After receiving the fragments, the museum first turned to a forensic laboratory. They tried to make the removed text visible again with one or two wavelengths of light but were not successful. That’s why the museum approached us.
What was the condition of the three fragments that you then got to see? Was it obvious that something had once been written on them and then removed again?
On the back of the largest piece was an area where someone had scraped something off. On the two smaller pieces, parts of handwritten letters were still visible, but they had also been removed. It was clear that something had once been there. We wanted to know what.
How exactly did you proceed?
First, the object has to be in place. One of the fragments had been folded for decades, before that it was a scroll – it is tedious to lay something like that flat. And, of course, nothing must move while we are imaging. So, we had to fix it well without damaging it. We then did an XRF, an X-ray fluorescence analysis, to get a better understanding of the material. That takes about a day. Then we needed another day for the multispectral imaging. The actual process is faster, but it takes time to set up the system correctly. Image processing then takes another day and a half.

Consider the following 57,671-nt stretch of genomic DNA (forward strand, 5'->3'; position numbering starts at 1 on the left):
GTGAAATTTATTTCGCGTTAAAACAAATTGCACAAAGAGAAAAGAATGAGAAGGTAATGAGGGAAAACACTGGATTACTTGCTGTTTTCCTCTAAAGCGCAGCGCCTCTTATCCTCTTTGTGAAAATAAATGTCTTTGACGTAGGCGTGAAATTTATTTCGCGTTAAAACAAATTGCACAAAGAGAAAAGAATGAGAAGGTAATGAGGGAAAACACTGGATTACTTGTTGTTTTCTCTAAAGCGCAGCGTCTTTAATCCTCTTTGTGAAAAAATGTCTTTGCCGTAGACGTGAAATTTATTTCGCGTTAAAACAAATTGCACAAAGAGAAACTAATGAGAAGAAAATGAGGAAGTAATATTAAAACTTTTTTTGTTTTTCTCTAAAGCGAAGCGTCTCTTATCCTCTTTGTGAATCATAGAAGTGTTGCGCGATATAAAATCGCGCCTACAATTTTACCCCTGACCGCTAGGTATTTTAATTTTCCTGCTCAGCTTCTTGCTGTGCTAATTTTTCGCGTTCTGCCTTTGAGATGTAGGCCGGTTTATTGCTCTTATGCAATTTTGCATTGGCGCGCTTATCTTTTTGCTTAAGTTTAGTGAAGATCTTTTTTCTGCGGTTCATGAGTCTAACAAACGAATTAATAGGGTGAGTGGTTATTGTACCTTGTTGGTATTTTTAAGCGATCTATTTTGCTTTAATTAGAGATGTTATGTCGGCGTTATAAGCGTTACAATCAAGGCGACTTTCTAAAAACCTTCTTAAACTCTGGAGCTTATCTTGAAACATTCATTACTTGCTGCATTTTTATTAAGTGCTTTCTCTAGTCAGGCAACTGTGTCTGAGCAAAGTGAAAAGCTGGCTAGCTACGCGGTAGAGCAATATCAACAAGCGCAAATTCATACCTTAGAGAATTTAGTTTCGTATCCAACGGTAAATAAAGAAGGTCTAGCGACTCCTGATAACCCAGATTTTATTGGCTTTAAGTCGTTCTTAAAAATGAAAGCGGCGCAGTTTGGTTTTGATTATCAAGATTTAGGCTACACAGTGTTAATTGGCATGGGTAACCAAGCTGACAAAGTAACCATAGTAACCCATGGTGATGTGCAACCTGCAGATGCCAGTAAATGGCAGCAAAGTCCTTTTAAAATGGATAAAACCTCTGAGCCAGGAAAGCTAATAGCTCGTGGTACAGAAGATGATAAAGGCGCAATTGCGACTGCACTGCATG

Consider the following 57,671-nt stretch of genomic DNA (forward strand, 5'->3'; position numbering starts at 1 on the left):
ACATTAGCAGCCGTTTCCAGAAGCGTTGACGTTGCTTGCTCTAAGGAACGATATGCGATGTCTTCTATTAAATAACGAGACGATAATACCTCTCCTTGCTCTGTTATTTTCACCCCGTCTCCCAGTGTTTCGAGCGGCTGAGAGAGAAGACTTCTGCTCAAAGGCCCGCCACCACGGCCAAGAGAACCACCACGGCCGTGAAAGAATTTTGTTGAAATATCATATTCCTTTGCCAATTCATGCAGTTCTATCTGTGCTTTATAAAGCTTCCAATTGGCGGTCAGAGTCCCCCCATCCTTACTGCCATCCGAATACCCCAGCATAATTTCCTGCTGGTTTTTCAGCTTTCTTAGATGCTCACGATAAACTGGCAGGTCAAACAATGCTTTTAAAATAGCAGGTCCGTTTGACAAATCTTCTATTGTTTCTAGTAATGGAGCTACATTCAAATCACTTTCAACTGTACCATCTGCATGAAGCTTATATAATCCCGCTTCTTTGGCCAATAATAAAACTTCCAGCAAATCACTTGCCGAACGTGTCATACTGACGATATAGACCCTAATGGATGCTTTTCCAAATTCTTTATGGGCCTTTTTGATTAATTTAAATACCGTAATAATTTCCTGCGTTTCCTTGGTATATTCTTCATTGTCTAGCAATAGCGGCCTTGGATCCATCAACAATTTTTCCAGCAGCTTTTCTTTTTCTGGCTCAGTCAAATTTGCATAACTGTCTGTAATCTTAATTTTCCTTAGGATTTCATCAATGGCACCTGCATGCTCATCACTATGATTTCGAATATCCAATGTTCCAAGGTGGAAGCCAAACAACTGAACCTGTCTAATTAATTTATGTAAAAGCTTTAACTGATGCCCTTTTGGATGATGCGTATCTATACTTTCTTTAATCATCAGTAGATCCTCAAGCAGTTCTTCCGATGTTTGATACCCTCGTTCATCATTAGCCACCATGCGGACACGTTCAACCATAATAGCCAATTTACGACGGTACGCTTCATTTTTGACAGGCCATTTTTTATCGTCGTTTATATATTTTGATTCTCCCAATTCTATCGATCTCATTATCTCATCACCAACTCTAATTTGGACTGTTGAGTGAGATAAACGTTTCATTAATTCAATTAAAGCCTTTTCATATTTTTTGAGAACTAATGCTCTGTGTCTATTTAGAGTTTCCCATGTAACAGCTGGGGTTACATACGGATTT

Setting up the system correctly – what does that mean?
On either side, about 1.5 metres from the staging table where the object sits, we have large stands with three different lights. The top lights emit one wavelength at a time, from the visible spectrum (blue, cyan, red, and so on) up into the infrared. These images give us valuable information about the types of inks present on the object, as every material has unique spectral properties.
A little further down we have the ultraviolet lights. We use those with a filter wheel – a set of six Wratten filters, each of which selectively blocks a different wavelength of light, that sits between the camera lens and the object and rotates between shots. We do this because parchment fluoresces: it reemits light at a higher wavelength. Any ink or pencil remaining on the surface will quench fluorescence, thereby making the text more visible. This phenomenon is very similar to what you can see at a club when a white shirt appears to glow blue under a black UV light. Because of these optical properties, the fluorescence images are typically the most useful for recovering erased or damaged text.